Sean Parrish

DOB: 6/18/1978

Tampa, Fl. 



I am a self-taught artist from Tampa and have participated in public exhibitions in the Tampa Bay area and south Florida since 2002. A passion for natural history and constant studio experimentation has informed much of my artistic practice engaging traditions of abstract painting, printmaking, assemblage and collage. My current projects explore the theme of natural history in two ongoing series, one in abstract painting (Natural Histories) and a second in mixed media collage drawing on digitized archives of 16-17th century scientific books (The Book of Nature). These parallel projects are evolving dialogues with my personal memories of Florida’s gulf coast region, and with a much broader archive of representations and texts framing “Nature” as a cultural discourse. Neither pursuit is fully independent of the other, and it is in the process of shuttling between research archive and workshop studio that I have most appreciated visual art practice not just as a means of private expression, but also as a profound method of investigative learning and the sharing of ideas.


Growing up on Florida’s Gulf Coast meant weekends spent playing at shorelines and scouring for interesting bits of nature to collect, display and wonder about. These memories of early tactile experiences with shells, sands and bits of coral inspire many of my abstractions. Exhibiting simple compositions of colored bars layered over a collaged surface in parts excavated away to reveal coralline shapes, my works attempt to recapture a childhood feeling for coastal shorelines as mysteriously wide open spaces both beautiful and full of hidden forms.


The above description could apply just as easily to the books on natural history that I still love to read for the pictures and captions. Through such media vehicles I came to appreciate natural history as a branch of learning enlisting the skills of scientists, artists and publishers. In 2008 I was fortunate to receive a graduate fellowship at Duke University to study history and completed a doctoral dissertation in 2015 concentrating on broad collaborations between artists, apothecaries, printers and humanist scholars in promoting the late-Renaissance discipline of natural history. My experience introduced me to a culture of knowledge-making and representational practices very different from our own. Key metaphors for nature as a book (liber naturae), mirror (speculum) or world theater (theatrum mundi) inherited from early Christian and medieval writers informed the literature of Renaissance animal emblems and many illustrated natural histories. Next to the revealed knowledge contained in the Bible, the idea of the Liber Naturae proposed a secondary empirical “proof” of divine providence that supported late-Renaissance natural theologies, museum collections and naturalistic studies.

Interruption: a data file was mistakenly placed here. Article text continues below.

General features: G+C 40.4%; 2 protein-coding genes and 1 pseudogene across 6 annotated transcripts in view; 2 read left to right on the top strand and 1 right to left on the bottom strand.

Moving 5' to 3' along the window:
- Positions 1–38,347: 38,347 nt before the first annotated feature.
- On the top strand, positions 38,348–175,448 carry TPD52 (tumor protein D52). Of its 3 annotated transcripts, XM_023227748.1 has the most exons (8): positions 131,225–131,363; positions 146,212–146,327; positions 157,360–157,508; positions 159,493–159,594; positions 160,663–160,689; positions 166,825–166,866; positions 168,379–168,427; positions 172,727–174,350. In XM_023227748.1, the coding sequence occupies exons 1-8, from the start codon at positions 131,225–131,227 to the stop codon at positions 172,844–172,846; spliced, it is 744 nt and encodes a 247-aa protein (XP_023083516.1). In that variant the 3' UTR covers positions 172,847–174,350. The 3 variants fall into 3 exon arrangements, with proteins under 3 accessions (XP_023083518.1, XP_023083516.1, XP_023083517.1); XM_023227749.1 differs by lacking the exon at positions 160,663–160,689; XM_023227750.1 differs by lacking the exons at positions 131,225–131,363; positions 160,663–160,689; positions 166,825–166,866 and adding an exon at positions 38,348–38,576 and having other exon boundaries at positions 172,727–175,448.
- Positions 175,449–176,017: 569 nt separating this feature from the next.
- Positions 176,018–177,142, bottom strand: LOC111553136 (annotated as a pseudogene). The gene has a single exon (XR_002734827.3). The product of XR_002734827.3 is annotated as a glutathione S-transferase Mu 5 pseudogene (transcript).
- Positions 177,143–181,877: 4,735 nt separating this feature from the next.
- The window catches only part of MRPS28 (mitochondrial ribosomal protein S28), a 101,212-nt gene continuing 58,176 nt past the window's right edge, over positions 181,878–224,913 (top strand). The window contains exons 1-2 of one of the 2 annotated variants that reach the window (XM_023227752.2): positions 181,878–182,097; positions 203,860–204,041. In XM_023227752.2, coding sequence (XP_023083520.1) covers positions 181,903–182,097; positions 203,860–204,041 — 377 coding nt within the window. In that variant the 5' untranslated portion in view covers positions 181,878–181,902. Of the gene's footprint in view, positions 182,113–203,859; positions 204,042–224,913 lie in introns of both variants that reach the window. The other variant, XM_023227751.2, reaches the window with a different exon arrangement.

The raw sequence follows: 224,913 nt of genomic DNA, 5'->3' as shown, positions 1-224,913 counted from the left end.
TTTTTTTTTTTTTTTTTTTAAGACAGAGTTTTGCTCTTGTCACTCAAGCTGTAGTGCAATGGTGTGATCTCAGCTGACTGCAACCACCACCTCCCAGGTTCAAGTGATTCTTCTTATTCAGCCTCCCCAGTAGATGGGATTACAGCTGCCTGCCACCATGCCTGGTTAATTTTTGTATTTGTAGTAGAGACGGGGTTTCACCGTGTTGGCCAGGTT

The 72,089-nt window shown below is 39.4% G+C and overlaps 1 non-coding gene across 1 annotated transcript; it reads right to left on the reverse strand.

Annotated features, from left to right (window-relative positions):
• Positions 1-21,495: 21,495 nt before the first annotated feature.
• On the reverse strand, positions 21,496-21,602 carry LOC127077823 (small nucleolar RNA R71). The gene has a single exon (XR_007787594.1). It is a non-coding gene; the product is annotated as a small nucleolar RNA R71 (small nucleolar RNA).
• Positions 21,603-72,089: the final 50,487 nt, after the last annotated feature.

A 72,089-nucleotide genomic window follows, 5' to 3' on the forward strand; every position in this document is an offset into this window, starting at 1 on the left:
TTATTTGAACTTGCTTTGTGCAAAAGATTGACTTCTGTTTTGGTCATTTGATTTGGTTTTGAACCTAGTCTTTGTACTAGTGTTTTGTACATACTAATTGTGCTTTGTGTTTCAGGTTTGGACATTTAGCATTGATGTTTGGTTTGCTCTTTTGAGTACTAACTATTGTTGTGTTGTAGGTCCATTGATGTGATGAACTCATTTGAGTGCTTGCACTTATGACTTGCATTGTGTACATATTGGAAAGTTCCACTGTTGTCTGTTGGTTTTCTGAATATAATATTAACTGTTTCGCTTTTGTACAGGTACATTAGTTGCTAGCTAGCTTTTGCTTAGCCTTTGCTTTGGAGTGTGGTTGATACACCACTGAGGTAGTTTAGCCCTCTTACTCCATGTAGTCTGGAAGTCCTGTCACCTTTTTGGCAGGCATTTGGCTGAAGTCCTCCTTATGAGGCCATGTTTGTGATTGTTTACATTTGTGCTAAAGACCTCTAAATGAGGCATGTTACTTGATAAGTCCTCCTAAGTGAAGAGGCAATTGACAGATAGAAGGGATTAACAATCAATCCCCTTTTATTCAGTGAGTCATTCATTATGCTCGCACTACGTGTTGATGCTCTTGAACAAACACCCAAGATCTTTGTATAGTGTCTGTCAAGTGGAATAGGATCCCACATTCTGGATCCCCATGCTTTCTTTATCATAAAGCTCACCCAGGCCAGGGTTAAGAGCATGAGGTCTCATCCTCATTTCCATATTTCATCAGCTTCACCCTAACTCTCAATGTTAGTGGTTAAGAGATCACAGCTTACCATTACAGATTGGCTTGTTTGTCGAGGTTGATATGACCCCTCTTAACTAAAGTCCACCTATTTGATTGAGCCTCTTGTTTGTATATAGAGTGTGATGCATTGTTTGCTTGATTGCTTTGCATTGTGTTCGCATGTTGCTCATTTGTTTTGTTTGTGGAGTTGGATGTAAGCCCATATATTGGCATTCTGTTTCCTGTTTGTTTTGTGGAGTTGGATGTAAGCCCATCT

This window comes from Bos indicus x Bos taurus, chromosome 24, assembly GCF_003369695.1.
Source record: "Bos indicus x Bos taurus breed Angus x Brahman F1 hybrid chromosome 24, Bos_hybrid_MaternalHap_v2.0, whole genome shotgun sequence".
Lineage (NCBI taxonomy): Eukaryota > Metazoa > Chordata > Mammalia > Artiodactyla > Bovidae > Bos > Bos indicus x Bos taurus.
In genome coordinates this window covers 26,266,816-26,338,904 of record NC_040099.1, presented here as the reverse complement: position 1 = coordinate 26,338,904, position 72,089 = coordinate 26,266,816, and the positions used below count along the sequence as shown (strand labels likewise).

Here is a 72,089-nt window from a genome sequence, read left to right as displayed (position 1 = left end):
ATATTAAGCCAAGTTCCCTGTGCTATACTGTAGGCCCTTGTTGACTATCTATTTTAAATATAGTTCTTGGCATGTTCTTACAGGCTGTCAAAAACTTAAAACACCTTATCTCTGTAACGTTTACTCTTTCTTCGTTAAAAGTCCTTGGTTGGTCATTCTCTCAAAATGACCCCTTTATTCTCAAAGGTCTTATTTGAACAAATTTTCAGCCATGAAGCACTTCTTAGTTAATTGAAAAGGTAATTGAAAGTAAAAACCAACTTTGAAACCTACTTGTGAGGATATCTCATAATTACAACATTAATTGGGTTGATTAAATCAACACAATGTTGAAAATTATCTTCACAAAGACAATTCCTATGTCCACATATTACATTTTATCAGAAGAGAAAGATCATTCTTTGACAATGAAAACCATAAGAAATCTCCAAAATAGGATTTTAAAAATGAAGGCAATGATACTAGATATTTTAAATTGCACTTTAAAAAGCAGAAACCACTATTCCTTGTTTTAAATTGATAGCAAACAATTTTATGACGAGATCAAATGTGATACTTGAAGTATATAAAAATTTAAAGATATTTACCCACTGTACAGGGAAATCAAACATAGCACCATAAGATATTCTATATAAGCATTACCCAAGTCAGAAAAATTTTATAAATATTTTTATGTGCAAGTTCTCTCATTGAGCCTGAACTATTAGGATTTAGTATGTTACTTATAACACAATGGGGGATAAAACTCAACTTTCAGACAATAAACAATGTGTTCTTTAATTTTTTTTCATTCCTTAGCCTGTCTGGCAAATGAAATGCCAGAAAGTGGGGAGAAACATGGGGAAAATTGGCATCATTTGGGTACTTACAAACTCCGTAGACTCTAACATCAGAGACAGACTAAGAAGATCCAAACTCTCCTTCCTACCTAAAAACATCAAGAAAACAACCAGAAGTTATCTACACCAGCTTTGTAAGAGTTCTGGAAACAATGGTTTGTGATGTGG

In our own era, digital media is quickly expanding our ideas of what a “book” might be. New research devoted to the history of the book inquires about its status as a crafted object – much like paintings – with a variety of cultural practices and meanings attached to it. Many rare book archives are now digitizing their holdings making them publicly available on sites like Google Books or Any internet user can now consult “original” editions of pioneering scientific books such as Conrad Gesner’s beautifully illustrated, History of Animals (1555), Thomas Moffett’s Insectorum, or Theater of Small Animals (1589), and Otto Brunfell’s Living Images of Plants (1531). Manipulating these virtual objects with mouse and keyboard, readers become more like anatomists defining texts into any number of visualized parts that can be further manipulated, arranged together and stored in various collections with other media. For historian Areti Adamopoulou, “the web transforms visitors into collectors of pictures, texts, videos etc., selected with or without scientific criteria and classified in rational, symbolic, or simply idiosyncratic ways. Almost all of us have our own cabinet of curiosities in our personal computers.”

These digital resources are important tools in my working process of researching and translating their contents into new visual displays for the “Book of Nature” series. To pursue this, assemblage and collage – approaches I have long admired in the works of Kurt Schwitters, Joseph Cornell and Robert Rauschenberg – satisfy my interests in both traditional studio arts and in practices of appropriation, collecting and curating. I like to think of each piece as a kind of anatomical display of textual encounters where digital transfers of Renaissance curiosities and classical testimony on ancient Mediterranean flora jostle for space with studio scraps and the ephemera of contemporary culture. Like the books, specimens, libraries and archives they reference, my works are also objects put together to satisfy the purpose of engaging audiences in particular ways. My goal is to spark the imaginations of viewers by staging the fragmented and elusive nature of cultural archives that digitization and cyberspace only multiply. As both aesthetic and didactic objects, my works aim to inspire the viewer’s curiosity about the media vehicles and broader cultural archives that always condition our experiences with nature.